Lt. Patrick Foy, CDFW Law Enforcement Division, (916) 508-7095
The California Department of Fish and Wildlife (CDFW) is recruiting those interested in a career as a wildlife officer.
CDFW is accepting applications for wildlife officer cadet through Oct. 17, 2014. The department is particularly interested in recruiting applicants with a passion for conservation of California’s fish and wildlife resources.
California wildlife officers are charged with ensuring public safety, enforcing fish and wildlife laws, investigating illegal sales of wildlife, protecting the state from pollution, enforcing habitat protection laws, fighting illegal drug trafficking, keeping the homeland secure and responding during natural disasters. As peace officers, they have the authority to enforce all California laws, such as the Vehicle Code and Penal Code, and are federally deputized to enforce federal fish and wildlife laws.
A typical day for a California wildlife officer is diverse as the state’s fish and wildlife. Wildlife officers patrol ocean, desert, mountain and valley environments, as well as urban areas. They frequently work independently and conduct full-scale law enforcement investigations. Wildlife officers employ everything from all-terrain vehicles to jet skis and snowmobiles while on patrol and spend much of their typical day making contact with Californians in the great outdoors. CDFW has a dive team and utilizes K-9 partners as well. Environmental crimes and pollution incidents also fall under the purview of wildlife officers. Annually, wildlife officers make contact with more than 295,000 people and issue more than 15,000 citations for violations of the law.
Successful applicants will enter a 31-week academy training program, followed by 19 weeks of field training, where they will work with a seasoned field training officer. CDFW’s academy at Butte College is California Peace Officer Standards and Training certified. Cadets are trained as police officers with specific emphasis on wildlife, pollution and habitat protection.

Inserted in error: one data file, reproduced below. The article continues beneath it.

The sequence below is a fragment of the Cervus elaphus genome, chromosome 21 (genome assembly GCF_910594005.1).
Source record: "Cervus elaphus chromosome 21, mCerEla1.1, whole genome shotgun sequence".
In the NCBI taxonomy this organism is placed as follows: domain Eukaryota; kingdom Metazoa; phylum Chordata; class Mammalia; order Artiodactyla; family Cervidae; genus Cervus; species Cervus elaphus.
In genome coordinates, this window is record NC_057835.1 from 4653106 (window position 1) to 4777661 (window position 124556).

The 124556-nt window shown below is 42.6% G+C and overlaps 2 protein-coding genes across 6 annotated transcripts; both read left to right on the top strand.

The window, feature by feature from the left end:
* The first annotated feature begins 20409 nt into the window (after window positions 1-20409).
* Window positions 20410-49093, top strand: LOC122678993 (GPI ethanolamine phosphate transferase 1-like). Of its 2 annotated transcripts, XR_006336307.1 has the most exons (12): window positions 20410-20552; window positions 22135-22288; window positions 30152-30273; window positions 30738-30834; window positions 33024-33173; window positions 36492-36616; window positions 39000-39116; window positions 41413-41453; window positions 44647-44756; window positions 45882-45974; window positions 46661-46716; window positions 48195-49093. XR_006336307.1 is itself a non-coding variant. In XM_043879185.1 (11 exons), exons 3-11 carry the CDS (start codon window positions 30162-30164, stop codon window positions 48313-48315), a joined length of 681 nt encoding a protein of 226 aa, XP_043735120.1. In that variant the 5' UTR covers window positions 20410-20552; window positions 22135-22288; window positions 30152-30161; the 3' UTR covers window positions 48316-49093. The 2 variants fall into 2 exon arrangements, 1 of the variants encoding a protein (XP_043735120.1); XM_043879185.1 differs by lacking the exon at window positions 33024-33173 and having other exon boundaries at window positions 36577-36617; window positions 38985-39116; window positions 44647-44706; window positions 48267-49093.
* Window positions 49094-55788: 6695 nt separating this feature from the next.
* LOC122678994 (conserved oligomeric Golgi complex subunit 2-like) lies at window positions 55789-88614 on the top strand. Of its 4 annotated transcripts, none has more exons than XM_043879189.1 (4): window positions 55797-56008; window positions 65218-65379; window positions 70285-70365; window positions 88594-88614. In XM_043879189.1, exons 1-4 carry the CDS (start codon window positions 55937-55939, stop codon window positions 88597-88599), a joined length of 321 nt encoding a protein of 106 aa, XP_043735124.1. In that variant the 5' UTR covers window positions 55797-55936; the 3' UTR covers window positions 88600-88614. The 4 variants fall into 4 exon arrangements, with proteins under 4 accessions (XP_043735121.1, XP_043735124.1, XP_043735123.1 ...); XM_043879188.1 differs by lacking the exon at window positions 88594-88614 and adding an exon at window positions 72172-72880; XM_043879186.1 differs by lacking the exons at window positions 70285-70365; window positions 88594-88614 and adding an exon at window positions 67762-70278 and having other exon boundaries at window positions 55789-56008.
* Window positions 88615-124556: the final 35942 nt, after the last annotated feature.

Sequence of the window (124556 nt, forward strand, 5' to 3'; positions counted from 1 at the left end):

In California, with 159,000 square miles of habitat and wildlife diversity unequaled by any other state, the average wildlife officer has a patrol district of more than 600 square miles. The state has more than 1,100 miles of coastline, 30,000 miles of rivers and streams, 4,800 lakes and reservoirs, three desert habitat areas and scores of high mountain peaks.
The CDFW Law Enforcement Division expects an overwhelming number of inquiries and asks prospective candidates to extensively review materials on the website before contacting CDFW with questions.
To find information on minimum qualifications, required materials and an application for the academy, please visit https://jobs.ca.gov/JOBSGEN/4FG13.PDF.
For general information about a career as a wildlife officer, please visit http://www.dfg.ca.gov/enforcement/career/index.aspx.
Applications must be postmarked no later than Oct. 17, 2014.